"I'm deeply concerned about you and I want you to know that help is available to get you through this. I can help you."

Assess Risk

After you have established that they are considering suicide, ask the person if they have access to any lethal means (medications, weapons such as knives or guns, etc.) Say:

"Do you have any weapons, drugs, or prescription medications here?"

If the answer is yes, work to remove these items from the person's premises. You may need someone else — a friend, family member or even law enforcement — to assist with this task. The Harvard School of Public Health’s “Means Matter” site Exit Disclaimer: You Are Leaving www.ihs.gov offers suggestions on removal of firearms from the home.

For non-professionals:

Develop a safety plan

Create a plan for keeping the person safe until you can get help. Ask the person what things (such as being in a certain place or having certain people around) will help keep them safe until they can meet or speak with a professional.

If it is an issue, ask the person if they will refrain from using alcohol and other drugs, or, if they can't or won't refrain, ask that they have someone who can monitor any use. Alcohol and drug use will lower inhibitions, change mood, cloud judgment, and may encourage a suicide attempt, and must be avoided, or at least watched closely:

“Will you promise you won’t use alcohol or drugs, or at least have someone with you if you do, until we can get help?”

Get a verbal commitment that the person will not act upon thoughts of suicide until they have met with a professional:

"Please promise me that you will not harm yourself or act on any thoughts of suicide until you meet with a professional."

Get help

Share the resources you have gathered with the person. Be willing to make the call, or to sit in on the call, to the National Suicide Prevention LifelineExit Disclaimer: You Are Leaving www.ihs.gov at 1–800–273–TALK (8255).  The toll-free confidential Lifeline is available 24 hours a day, seven days a week. Say to the person:

"You might not feel like going to talk to a counselor, but there’s a number we can call to talk to somebody right now. Maybe they can help if we call?"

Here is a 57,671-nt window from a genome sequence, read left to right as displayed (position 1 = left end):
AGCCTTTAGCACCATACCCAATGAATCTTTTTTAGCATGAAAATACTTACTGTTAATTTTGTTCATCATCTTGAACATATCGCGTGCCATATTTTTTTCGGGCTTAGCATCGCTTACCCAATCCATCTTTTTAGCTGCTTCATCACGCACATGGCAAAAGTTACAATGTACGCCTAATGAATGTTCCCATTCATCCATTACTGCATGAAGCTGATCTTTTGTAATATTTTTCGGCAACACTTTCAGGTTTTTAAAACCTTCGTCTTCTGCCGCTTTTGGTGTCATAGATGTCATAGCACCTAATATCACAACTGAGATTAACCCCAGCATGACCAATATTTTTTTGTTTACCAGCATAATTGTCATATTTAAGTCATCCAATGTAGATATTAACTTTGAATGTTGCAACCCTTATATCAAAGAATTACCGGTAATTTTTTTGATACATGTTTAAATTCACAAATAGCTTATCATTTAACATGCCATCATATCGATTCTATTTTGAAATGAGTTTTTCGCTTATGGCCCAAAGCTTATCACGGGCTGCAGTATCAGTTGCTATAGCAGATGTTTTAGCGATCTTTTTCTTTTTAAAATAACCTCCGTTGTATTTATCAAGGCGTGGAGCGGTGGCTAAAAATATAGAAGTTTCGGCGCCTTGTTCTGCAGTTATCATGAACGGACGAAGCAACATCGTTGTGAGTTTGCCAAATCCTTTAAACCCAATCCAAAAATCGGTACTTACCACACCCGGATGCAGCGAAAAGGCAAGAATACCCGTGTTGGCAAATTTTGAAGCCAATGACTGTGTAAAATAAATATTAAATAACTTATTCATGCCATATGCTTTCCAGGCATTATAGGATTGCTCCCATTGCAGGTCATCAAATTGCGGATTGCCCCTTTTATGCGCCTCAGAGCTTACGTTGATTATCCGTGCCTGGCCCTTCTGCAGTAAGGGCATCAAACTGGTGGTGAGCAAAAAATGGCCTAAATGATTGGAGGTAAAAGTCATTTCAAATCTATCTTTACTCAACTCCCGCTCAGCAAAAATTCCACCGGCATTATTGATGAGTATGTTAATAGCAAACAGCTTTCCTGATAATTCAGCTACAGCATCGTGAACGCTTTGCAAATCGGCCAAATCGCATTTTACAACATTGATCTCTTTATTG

Let them know that you are willing to go with them to see a professional when they are ready. If you feel the situation is critical, take the person to a nearby Emergency Room or walk-in psychiatric crisis clinic if they are willing to go. If not, call 911. Do not put yourself in danger; if at any time during the process you are concerned about your own safety, or that the person may harm others, call 911.

Things not to say

Do not say "You're not thinking about killing yourself, are you?" Don't ask the person about suicide in a way that seems like you want to hear the answer "no." A "no" answer just gives the person the opportunity to shut down the conversation, limits your ability to gain the person’s trust, and can end your chances of helping them.

Also, even if you are feeling upset and hurt, do not display anger, tell the person to do it, or tell them that you don’t care, as these are the most dangerous things you can say. A suicidal person may be looking for any confirmation that they are unwanted, a burden, or will not be missed, and negative words may push them to act.

And never promise secrecy. The person may say that they don't want you to tell anyone that they are suicidal. You may be concerned that they will be angry with you if you tell others, but when a life is at risk, it is more important to ensure their safety. Instead, tell them you care about them too much and that you will help them get the assistance they need.